Since the appropriate Icelandic authorities have today publicly mentioned the possibility of a large, acidic and explosive eruption at Bardarbunga, we now feel free to inform you that this possibility has been discussed by the Dragons, behind closed doors, for well over a week. The key information comes from this official IMO graphic:
The first premise is that earthquakes do not occur in molten rock. Nor do they form a clearly visible ring shape such as the above except under one circumstance – they do so around a body of liquid, in this case magma. A conservative estimate places the size of this body of magma at 8 km diameter, height unknown but most likely on the order of 3 – 6 km, depth also unknown but relatively shallow. Using simple geometry, 4 x Pi x r3 / 3 yields a volume of ~250 cubic kilometres for a sphere, but for our flattened body something on the order of 125 – 140 cu km.
The important question is not how much magma there is but rather how much of this magma is eruptible. The answer must be “not that large a fraction” as otherwise, Bardarbunga would most likely already have exploded. At this stage a guess would be no more than perhaps 10% or some 10 – 15 km3. Also, in almost all eruptions on land, perhaps no more than <40% of the eruptible magma actually erupts. That still leaves us with a potential eruption of several, possibly as many as 5 km3.
Another hugely important factor is the content of volcanic gases, above all humble H2O as this is what determines how explosive the eruptible magma is. Again, we most likely have a favourable situation. To judge from the magma erupting at Holuhraun, the content of SO2 is exceptionally high at as much as a cubic metre per ton magma. But the magma does not contain much water at all, hence the magma within Bardarbunga most likely does not as well. Any explosive eruption at Bardarbunga would probably not be highly explosive on its own.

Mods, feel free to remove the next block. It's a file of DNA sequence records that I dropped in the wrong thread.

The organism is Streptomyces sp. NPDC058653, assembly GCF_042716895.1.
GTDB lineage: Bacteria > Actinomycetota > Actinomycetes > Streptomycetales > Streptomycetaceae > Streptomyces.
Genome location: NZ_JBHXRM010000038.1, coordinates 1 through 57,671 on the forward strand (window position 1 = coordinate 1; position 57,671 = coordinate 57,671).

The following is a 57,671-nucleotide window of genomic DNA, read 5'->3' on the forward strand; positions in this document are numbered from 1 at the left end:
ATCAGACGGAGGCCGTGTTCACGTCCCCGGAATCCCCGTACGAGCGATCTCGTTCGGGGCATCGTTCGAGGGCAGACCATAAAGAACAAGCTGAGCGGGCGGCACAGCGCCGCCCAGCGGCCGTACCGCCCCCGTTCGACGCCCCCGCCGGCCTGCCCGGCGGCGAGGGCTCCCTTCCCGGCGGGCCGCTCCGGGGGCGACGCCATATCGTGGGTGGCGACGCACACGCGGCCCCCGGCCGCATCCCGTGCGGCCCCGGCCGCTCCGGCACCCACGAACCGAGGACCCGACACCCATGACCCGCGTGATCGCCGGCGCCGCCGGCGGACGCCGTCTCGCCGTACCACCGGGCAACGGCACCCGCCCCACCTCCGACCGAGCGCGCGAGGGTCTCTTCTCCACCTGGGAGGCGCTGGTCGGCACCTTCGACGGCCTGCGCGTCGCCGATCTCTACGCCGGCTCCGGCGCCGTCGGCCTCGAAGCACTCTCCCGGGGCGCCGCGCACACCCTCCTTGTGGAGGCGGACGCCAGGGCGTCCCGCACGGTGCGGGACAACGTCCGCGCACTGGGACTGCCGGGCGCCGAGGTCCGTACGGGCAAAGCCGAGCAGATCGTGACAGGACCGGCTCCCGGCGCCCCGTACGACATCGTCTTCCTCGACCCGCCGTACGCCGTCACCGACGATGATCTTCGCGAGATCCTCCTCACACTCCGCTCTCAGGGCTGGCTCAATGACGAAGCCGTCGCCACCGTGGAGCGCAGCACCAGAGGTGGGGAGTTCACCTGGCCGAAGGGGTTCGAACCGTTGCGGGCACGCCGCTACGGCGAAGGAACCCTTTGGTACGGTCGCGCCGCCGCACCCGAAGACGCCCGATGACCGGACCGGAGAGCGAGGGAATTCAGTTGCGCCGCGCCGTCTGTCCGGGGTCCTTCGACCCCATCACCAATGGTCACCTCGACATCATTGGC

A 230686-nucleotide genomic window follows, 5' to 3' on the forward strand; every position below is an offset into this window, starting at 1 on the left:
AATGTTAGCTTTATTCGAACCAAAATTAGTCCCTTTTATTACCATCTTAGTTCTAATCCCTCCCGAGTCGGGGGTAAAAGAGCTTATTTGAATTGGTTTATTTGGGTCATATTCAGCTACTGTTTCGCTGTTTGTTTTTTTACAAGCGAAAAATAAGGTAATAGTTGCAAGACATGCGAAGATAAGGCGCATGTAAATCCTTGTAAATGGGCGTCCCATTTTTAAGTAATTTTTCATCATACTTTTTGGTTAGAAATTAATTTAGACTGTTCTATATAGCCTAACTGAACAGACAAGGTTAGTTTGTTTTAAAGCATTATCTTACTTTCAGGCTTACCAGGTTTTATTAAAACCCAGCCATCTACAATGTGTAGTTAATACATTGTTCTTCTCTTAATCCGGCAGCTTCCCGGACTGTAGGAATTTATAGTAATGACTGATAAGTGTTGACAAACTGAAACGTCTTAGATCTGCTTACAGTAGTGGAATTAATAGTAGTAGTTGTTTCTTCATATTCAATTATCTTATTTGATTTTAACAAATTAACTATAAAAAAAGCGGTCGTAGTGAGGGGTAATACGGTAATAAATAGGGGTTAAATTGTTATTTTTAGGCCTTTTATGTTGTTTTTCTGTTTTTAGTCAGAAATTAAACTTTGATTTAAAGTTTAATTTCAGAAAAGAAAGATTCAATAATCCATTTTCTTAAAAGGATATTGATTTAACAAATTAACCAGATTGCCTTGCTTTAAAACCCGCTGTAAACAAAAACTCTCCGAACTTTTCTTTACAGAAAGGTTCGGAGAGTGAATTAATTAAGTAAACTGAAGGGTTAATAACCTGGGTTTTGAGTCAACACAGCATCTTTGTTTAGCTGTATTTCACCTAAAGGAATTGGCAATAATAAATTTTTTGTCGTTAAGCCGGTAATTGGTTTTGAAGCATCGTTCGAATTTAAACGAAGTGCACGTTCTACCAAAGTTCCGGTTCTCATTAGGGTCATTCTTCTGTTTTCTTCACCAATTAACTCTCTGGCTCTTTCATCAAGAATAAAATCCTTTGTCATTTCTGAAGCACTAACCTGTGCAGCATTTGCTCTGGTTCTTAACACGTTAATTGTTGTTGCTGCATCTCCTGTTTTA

But there is one exacerbating factor and that is the presence of almost unlimited amounts of water in the shape of the Vatnajökull glacier. If it finds its way into this magma reservoir should an initial explosive eruption remove the roof or lid off the magma chamber, it will result in more and very large hydromagmatic explosions to follow after an initial eruption. Whether we will actually see such an eruption is highly uncertain, but if we do, there is little chance of it being larger than, at most, Pinatubo in 1991 – in spite of the staggering numbers involved.
While we regret that we did not make these very interesting speculations available ten or more days ago, we hope our readers will accept and sympathise with our reasons for not doing so. Now that the appropriate Icelandic authorities have, so to speak, “let the cat out of the bag”, the reasons behind this voluntary restraint on our part are no longer valid.
Only the IMO and the Allmannavarnir can issue volcanic warnings and only London VAAC can issue Flight Warnings.
We know a few wish to go there right now.
But, remember to stay on the where the wind is not blowing, this is a very gassy eruption high in SO2. Even one breath of the exhaust would kill you.
Editor in Chiefs note
This article is obviously an extemporization upon one possible scenario. It is not a representation of the most likely scenario. With that being said, we have tracked the ring encirclement of what is now deemed to be a shallow magma chamber that was not previously known to exist. We will at all times take us the right to write and publish articles upon scenarios. These articles will always be based on fact and science as it is understood today. Our view and our articles might shift focus depending on the interest of the individual writer and the current level of knowledge.
But rest assured that any scenario we publish is based on data at hand and on scientific explanations of it. We at Volcanocafé think that we have proven this time and again. After all, that is why we chose to write about the area in such detail months prior to the eruption. We did though not write about what we thought was an upcoming eruption until the last possible hour since we awaited for IMO to publish something. In the end I wrote and published the “something is going on” article a few hours prior to eruption without IMO giving a heads up. But before that the discussion had been going for a couple of weeks about it.
In the end we where the first to see it coming, we were the first to write that it would most likely cause an eruption, and we also published articles on what we are seeing currently prior to it happening. In light of that we now feel that the time has come to openly say that there is a small chance that a larger explosive eruption could occur at Bárdarbunga in light of new knowledge. In this case we awaited the IMO and the Icelandic University to lift the lid first.
We do not do scaremongering, we do science and scientific debate.